Boeing 737-800 of UK leisure carrier Excel Airways with 197 people on board
began its take-off run at Manchester
with the pilots unaware that seven vehicles were carrying out scheduled work on
the runway surface at the other end, reducing the published take-off run
available (TORA), report investigators.
the time the crew saw the vehicles – which were out of sight beyond a rise in
the runway – there was no longer sufficient distance to stop, so the crew took
off over the top of the trucks, clearing them by 56ft (17m), says the Air Accidents
Investigation Branch (AAIB) in its final report.
causal factors for the incident, it says, were that the crew of the aircraft
(G-XLAG) did not realise take-off runway 06L/24R was operating at reduced
length because of work in progress (WIP) to remove rubber deposits from the
touchdown areas. That was despite the fact that the details were available to
them via notices to airmen (NOTAM), the aerodrome terminal information system
(ATIS), and spoken advice from air traffic control (ATC).
Board’s just-published report of the 16 July 2003 incident also describes how,
the previous night, three arriving aircraft were cleared to approach the same
runway which had been operating at a reduced usable length for part of each day
since 14 July because of WIP. The crews of the approaching aircraft were
informed of the reduced landing run available late on their approach, and since
it was less than they required all three had to go around. The first of the
three aircraft, a Lockheed L-1011 TriStar abandoned
its approach from a point 4.6km (2.5nm) from the threshold.
arrived for duty earlier than the required 1h before the planned 14:55 local
time take-off, but the captain telephoned him to say he was stuck in traffic
and would be a little late.
the copilot was assembling
the relevant flight data the refuellers
telephoned him requesting the fuel required. The copilot decided he would calculate and order the
required fuel before the captain’s arrival once he had checked the weather for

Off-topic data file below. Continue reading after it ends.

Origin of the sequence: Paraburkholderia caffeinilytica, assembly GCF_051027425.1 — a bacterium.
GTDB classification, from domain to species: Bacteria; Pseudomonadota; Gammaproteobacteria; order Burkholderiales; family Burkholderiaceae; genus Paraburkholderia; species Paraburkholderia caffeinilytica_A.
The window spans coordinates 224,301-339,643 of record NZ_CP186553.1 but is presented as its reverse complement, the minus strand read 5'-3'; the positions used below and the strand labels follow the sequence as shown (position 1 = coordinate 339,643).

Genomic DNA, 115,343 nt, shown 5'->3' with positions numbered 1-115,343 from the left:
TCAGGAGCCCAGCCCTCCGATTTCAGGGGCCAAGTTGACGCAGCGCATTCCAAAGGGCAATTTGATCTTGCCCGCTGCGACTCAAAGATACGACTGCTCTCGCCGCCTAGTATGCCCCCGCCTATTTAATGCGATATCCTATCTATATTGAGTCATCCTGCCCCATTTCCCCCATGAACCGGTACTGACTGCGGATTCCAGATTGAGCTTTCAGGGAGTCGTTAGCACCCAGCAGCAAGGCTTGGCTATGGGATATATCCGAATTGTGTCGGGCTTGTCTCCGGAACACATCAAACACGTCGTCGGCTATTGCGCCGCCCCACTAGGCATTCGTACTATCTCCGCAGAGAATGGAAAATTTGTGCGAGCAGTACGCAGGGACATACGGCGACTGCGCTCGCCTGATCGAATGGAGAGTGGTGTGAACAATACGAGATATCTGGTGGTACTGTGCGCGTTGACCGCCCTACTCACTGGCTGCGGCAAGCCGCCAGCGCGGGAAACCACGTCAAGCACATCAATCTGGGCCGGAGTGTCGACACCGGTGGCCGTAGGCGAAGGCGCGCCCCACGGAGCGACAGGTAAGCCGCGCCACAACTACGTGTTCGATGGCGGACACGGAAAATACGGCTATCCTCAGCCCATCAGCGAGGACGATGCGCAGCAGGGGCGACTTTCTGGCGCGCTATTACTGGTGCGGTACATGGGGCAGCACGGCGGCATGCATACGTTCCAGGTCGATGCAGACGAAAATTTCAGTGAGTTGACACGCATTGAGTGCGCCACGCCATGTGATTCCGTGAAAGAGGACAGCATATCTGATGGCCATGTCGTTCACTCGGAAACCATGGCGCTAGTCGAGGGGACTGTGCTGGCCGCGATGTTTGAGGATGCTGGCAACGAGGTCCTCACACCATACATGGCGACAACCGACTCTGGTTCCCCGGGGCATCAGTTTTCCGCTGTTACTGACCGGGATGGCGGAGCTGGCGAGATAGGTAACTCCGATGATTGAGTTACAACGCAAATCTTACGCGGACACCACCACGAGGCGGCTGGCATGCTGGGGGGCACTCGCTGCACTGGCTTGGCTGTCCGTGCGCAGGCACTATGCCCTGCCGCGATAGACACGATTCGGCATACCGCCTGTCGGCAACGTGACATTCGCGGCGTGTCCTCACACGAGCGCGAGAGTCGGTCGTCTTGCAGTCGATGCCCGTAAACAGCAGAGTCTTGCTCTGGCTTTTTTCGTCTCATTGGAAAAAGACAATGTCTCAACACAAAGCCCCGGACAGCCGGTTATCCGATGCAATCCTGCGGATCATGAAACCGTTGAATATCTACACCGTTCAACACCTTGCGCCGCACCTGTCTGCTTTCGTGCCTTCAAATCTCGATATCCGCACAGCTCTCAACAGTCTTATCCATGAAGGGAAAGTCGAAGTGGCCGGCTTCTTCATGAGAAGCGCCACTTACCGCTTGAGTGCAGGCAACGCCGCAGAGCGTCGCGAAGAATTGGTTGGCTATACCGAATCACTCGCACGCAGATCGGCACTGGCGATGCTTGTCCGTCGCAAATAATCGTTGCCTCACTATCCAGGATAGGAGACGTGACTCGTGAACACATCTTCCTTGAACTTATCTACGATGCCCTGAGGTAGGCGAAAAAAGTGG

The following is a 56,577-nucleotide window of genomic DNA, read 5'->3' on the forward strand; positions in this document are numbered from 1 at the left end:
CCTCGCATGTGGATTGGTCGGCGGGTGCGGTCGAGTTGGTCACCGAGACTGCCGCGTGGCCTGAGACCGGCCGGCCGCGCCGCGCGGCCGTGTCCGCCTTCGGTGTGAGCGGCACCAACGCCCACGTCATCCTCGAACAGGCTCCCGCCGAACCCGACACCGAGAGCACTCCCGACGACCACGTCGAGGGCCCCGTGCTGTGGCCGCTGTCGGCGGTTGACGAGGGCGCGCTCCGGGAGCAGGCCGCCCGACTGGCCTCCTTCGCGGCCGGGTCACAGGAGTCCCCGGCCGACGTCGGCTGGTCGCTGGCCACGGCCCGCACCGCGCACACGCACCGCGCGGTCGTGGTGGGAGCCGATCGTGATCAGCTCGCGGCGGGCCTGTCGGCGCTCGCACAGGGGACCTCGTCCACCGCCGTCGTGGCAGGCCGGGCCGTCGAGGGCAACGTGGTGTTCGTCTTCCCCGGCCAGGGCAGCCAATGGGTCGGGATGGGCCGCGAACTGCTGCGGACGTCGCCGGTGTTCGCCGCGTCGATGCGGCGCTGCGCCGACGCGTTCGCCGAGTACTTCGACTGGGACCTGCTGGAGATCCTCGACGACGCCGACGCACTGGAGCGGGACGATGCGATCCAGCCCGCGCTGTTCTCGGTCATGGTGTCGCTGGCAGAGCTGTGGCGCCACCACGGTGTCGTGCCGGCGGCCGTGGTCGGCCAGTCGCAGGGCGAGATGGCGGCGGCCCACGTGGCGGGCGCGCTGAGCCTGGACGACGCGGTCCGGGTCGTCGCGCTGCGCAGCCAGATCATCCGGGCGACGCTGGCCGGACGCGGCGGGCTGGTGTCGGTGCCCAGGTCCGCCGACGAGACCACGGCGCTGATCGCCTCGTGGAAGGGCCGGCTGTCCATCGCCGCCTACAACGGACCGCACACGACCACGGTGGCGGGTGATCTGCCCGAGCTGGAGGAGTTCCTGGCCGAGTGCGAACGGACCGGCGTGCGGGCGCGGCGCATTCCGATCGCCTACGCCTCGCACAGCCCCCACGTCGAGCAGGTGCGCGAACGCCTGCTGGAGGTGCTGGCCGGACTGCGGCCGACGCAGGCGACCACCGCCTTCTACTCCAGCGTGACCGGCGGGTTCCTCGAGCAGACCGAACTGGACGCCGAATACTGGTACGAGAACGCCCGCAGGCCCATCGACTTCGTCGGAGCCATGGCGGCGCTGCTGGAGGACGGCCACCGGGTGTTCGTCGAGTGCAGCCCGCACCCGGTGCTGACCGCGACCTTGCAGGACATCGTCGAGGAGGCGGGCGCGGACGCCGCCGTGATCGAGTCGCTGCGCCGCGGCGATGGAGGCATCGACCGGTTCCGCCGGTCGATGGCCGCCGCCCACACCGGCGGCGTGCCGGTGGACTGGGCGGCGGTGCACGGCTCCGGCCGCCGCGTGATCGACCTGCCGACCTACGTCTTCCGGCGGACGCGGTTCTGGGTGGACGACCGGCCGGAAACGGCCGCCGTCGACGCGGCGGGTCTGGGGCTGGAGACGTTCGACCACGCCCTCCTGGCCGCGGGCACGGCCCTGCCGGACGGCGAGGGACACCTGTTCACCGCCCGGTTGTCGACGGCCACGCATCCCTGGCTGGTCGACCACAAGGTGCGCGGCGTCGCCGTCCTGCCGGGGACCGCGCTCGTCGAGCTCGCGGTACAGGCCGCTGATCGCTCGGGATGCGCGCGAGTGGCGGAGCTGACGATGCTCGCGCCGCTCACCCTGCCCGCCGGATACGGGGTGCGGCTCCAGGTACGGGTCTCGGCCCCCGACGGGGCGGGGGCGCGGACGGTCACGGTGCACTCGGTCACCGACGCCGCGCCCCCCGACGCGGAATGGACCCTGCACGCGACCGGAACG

the flight planned route and the NOTAMS for the destination, which he did. But,
says the AAIB, he failed to check the NOTAMs
airport which stated the TORA for 06L was reduced to 1,926m from its full
length of 3,048m because of the WIP.
captain arrived 50min before take-off and met the copilot as he was leaving the crewroom, says the report. The captain told the AAIB
he checked the fuel figures but decided to scan the NOTAMs at the aircraft. On the flight deck the
commander programmed the flight management system (FMS) and the copilot listened to the ATIS, but
only recorded the runway in use and the weather information, but not the
warning of intense bird activity or the detail about the reduced TORA.
the copilot called for
departure clearance before start-up, Manchester Delivery said: “Expo 2146 hello
there, will you be able to accept the reduced take-off run available on 06L?”
The copilot replied: “Yeah
from Alpha Golf, Expo 2146,” indicating the crew intended to enter the runway
at holding point AG, rather than at the threshold of 06L, which would further
reduce the TORA. Manchester Delivery said “Okay that’s copied” and delivered
the departure details and squawk code.
report says: “By the time the aircraft pushed back, both pilots were aware that
some work was being conducted on 06L as a result of listening to ATC
communications with other aircraft.” Upon being questioned later the pilots
indicated they assumed the WIP was “either at the threshold end of 06L or in
the stop area, and that in either case it would not impinge on their
Ground cleared the aircraft to taxi to 06L, then the crew changed frequency to the Tower, which
confirmed 06L but did not specify a particular holding point. The copilot transmitted: “Tower Expo
2146 we’re taking it from Alpha Golf,” to which the Tower replied: “If you’re
happy with that, that gives
you, er, sixteen seventy
metres.” The copilot
acknowledged with “Roger”.
the aircraft lined up the crew could not see the vehicles the other end of 06L
because they were the other side of a slight rise in the runway, and reduced
take-off thrust was set on the assumption that the full runway was available.
When the pilots did see the vehicles they could no longer stop in time, says
the report, but by carrying out a rotation at the planned rotation speed, the
report says, they still cleared the highest vehicle by 17m.
the crew, nor the airport, nor air traffic control filed a report on the
incident to the Civil Aviation Authority (CAA), but a week later ATC provider
NATS, having received an internal report of the incident, filed the details to
the CAA. The AAIB report is also critical of the management of the runway work,
of the communications procedures between the various parties involved, and the
timeliness of the original NOTAM.
says: "The report highlights [the fact that] Manchester
followed laid down procedures, [but] we have taken the opportunity to review
and improve our working practices to ensure that this could not happen again."
says: “We commissioned a high-level internal investigation which was completed
in 2004, and wasted no time in putting improved procedures into place, ahead of
the AAIB’s report.”
UK CAA is conducting a review of recommended measures to be taken while work is
underway on runways and plans to report in March next year.